Metropolitan Police officer Jonathan Woods became known as the “sixth victim” of the IRA attack on Margaret Thatcher’s cabinet. One of the first on the scene after the blast, Mr Woods contracted mesothelioma and died last year.
After his death Sussex Police issued an alert to emergency workers who went to the bombing that they could have been exposed to asbestos.
Mr Wood’s widow Sharon sued Sussex Police and the Metropolitan Police for compensation, saying emergency service workers were not warned of the risks of asbestos in the clean up operation.
They have now received an undisclosed payout in a out-of-court settlement. The former bomb squad officer issued a writ against both Sussex Police and the Met in August 2014, claiming he was not given adequate protection at the blast site.
He developed mesothelioma, an incurable cancer caused by asbestos fibres in the lung lining. The condition can remain undetected for decades.
Sussex Police accepted liability for Mr Wood’s death, but he died in a French hospital in 2015 before his case could be concluded. His widow Sharon took up the claim on his behalf in his memory and it has now been settled. Sussex Police said yesterday:
“The claim involving the one deceased Metropolitan Police officer was settled in February this year. The claim amount was split between Sussex Police and the Met Police. We will not be going into the details of the amount of the settlement.”
The former bomb squad officer was one of the first at the scene after the blast in October 1984 which killed five and injured 34.
Lawyers for Mr Woods said he had spent 14 days sifting through dust and rubble by hand, looking for evidence. His legal case was thought to be the first civil suit of its kind from a police officer working at the scene of a terrorist attack and opens the door to further possible claims.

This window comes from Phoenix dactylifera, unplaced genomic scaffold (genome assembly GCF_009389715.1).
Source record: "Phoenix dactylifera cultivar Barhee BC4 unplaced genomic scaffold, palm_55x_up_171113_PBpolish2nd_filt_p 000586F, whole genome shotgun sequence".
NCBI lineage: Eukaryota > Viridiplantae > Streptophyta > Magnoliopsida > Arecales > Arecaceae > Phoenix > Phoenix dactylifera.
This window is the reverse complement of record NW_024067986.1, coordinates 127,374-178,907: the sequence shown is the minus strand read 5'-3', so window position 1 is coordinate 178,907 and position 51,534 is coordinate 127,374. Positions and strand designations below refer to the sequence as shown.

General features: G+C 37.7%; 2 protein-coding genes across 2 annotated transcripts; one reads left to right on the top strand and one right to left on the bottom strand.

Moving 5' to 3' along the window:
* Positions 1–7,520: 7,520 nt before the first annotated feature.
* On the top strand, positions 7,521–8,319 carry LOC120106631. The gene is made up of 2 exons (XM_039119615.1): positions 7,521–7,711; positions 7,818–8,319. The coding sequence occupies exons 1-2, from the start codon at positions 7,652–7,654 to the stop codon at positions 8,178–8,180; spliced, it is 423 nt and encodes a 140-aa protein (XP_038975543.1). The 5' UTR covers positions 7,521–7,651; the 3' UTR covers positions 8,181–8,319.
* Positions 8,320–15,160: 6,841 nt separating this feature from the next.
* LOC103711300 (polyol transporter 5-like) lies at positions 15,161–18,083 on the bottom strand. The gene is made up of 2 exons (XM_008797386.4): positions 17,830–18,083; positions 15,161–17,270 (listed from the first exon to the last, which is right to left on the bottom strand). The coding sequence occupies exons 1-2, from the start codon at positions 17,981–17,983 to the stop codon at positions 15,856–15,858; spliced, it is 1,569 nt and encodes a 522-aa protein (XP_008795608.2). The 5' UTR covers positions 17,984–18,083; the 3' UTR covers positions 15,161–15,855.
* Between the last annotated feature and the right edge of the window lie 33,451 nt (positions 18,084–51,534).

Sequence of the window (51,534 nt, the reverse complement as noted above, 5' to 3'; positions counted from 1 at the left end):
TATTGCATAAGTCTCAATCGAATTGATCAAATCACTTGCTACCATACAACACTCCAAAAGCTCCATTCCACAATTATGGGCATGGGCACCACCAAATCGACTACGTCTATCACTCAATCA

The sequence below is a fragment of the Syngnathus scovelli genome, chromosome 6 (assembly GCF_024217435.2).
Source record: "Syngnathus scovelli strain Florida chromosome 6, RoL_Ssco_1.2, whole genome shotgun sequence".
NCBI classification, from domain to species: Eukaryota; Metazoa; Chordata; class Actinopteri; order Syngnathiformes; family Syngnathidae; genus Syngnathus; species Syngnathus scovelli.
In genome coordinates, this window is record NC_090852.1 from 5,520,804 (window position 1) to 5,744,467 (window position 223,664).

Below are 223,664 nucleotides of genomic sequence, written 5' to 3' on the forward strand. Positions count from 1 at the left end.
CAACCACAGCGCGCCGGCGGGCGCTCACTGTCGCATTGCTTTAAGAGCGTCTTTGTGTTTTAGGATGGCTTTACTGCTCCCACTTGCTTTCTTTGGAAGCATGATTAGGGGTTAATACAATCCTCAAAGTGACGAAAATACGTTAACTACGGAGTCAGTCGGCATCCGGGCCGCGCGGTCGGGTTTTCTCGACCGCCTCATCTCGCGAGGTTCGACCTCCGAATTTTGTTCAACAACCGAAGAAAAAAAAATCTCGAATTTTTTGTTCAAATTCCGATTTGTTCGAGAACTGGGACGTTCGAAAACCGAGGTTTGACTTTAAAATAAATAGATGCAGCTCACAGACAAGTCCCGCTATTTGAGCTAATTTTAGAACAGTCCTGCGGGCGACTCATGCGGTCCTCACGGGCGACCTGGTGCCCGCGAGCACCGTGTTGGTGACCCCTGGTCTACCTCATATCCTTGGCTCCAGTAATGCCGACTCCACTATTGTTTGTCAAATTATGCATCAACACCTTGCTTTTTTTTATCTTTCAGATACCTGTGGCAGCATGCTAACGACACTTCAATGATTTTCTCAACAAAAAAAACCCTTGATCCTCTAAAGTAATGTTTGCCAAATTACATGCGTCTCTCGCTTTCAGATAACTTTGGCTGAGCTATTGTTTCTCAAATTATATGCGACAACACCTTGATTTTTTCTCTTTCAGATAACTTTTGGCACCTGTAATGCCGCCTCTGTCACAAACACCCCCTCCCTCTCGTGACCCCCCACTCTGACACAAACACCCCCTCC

Lawyers said Mr Woods had been accompanied by 14 other officers from the Met and 15 Sussex officers who could have suffered the same exposure.
Sussex Police made contact with and sent letters to 154 people, but said they have received no further legal claims.
Solicitor Andrew James, representing Mr Woods’ family, told The Argus:
“When the bomb blew up, it collapsed the building into the basement. Jonathan Woods and 15 Met and 15 Sussex Police officers picked through the dust in the basement, which it turns out was contaminated with blue asbestos, but weren’t protected.
In 1984 they would definitely have known the risks of asbestos. There had been a big publicity campaign a couple of years before.
It can be 60 years before the effects start to show themselves, but once you are exposed you are always at risk.”